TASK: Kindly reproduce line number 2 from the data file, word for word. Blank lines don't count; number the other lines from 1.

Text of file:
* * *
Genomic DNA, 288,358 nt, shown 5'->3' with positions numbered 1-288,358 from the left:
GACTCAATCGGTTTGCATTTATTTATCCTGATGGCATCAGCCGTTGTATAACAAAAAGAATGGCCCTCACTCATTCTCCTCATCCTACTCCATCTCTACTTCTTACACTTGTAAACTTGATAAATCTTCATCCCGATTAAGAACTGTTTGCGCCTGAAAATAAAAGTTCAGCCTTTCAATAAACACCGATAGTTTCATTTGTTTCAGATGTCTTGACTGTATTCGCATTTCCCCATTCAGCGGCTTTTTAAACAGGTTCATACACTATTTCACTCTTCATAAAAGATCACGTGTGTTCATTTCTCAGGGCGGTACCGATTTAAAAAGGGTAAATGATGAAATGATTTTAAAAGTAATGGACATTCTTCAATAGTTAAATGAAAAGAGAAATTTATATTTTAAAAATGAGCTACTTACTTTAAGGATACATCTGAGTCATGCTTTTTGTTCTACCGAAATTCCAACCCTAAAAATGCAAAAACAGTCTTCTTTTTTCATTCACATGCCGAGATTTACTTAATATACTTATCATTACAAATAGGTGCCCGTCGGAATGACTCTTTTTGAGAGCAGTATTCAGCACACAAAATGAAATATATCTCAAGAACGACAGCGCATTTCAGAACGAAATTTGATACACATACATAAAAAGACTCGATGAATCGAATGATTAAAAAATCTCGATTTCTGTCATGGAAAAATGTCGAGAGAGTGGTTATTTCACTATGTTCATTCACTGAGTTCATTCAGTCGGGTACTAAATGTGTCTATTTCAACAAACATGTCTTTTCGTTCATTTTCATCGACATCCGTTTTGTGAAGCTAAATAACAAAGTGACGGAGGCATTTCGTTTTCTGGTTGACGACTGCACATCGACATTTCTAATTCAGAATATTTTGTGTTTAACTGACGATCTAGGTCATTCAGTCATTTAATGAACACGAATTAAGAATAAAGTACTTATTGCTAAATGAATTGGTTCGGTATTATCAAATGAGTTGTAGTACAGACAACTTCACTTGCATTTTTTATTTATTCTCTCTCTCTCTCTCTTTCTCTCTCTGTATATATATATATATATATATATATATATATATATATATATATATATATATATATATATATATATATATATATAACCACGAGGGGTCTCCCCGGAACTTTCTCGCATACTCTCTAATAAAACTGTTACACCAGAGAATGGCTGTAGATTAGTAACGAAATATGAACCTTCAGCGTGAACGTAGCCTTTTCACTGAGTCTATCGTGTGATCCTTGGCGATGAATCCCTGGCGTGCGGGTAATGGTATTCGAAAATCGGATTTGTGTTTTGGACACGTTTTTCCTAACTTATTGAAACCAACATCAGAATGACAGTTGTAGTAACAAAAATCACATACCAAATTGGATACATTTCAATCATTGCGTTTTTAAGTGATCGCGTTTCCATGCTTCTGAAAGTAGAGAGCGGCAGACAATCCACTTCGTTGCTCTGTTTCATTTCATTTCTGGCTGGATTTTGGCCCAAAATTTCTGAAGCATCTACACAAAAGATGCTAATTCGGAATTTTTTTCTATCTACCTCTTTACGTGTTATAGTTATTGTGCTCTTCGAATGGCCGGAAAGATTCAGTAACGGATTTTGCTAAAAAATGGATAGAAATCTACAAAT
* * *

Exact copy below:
GACTCAATCGGTTTGCATTTATTTATCCTGATGGCATCAGCCGTTGTATAACAAAAAGAATGGCCCTCACTCATTCTCCTCATCCTACTCCATCTCTACTTCTTACACTTGTAAACTTGATAAATCTTCATCCCGATTAAGAACTGTTTGCGCCTGAAAATAAAAGTTCAGCCTTTCAATAAACACCGATAGTTTCATTTGTTTCAGATGTCTTGACTGTATTCGCATTTCCCCATTCAGCGGCTTTTTAAACAGGTTCATACACTATTTCACTCTTCATAAAAGATCACGTGTGTTCATTTCTCAGGGCGGTACCGATTTAAAAAGGGTAAATGATGAAATGATTTTAAAAGTAATGGACATTCTTCAATAGTTAAATGAAAAGAGAAATTTATATTTTAAAAATGAGCTACTTACTTTAAGGATACATCTGAGTCATGCTTTTTGTTCTACCGAAATTCCAACCCTAAAAATGCAAAAACAGTCTTCTTTTTTCATTCACATGCCGAGATTTACTTAATATACTTATCATTACAAATAGGTGCCCGTCGGAATGACTCTTTTTGAGAGCAGTATTCAGCACACAAAATGAAATATATCTCAAGAACGACAGCGCATTTCAGAACGAAATTTGATACACATACATAAAAAGACTCGATGAATCGAATGATTAAAAAATCTCGATTTCTGTCATGGAAAAATGTCGAGAGAGTGGTTATTTCACTATGTTCATTCACTGAGTTCATTCAGTCGGGTACTAAATGTGTCTATTTCAACAAACATGTCTTTTCGTTCATTTTCATCGACATCCGTTTTGTGAAGCTAAATAACAAAGTGACGGAGGCATTTCGTTTTCTGGTTGACGACTGCACATCGACATTTCTAATTCAGAATATTTTGTGTTTAACTGACGATCTAGGTCATTCAGTCATTTAATGAACACGAATTAAGAATAAAGTACTTATTGCTAAATGAATTGGTTCGGTATTATCAAATGAGTTGTAGTACAGACAACTTCACTTGCATTTTTTATTTATTCTCTCTCTCTCTCTCTTTCTCTCTCTGTATATATATATATATATATATATATATATATATATATATATATATATATATATATATATATATATATATATATAACCACGAGGGGTCTCCCCGGAACTTTCTCGCATACTCTCTAATAAAACTGTTACACCAGAGAATGGCTGTAGATTAGTAACGAAATATGAACCTTCAGCGTGAACGTAGCCTTTTCACTGAGTCTATCGTGTGATCCTTGGCGATGAATCCCTGGCGTGCGGGTAATGGTATTCGAAAATCGGATTTGTGTTTTGGACACGTTTTTCCTAACTTATTGAAACCAACATCAGAATGACAGTTGTAGTAACAAAAATCACATACCAAATTGGATACATTTCAATCATTGCGTTTTTAAGTGATCGCGTTTCCATGCTTCTGAAAGTAGAGAGCGGCAGACAATCCACTTCGTTGCTCTGTTTCATTTCATTTCTGGCTGGATTTTGGCCCAAAATTTCTGAAGCATCTACACAAAAGATGCTAATTCGGAATTTTTTTCTATCTACCTCTTTACGTGTTATAGTTATTGTGCTCTTCGAATGGCCGGAAAGATTCAGTAACGGATTTTGCTAAAAAATGGATAGAAATCTACAAAT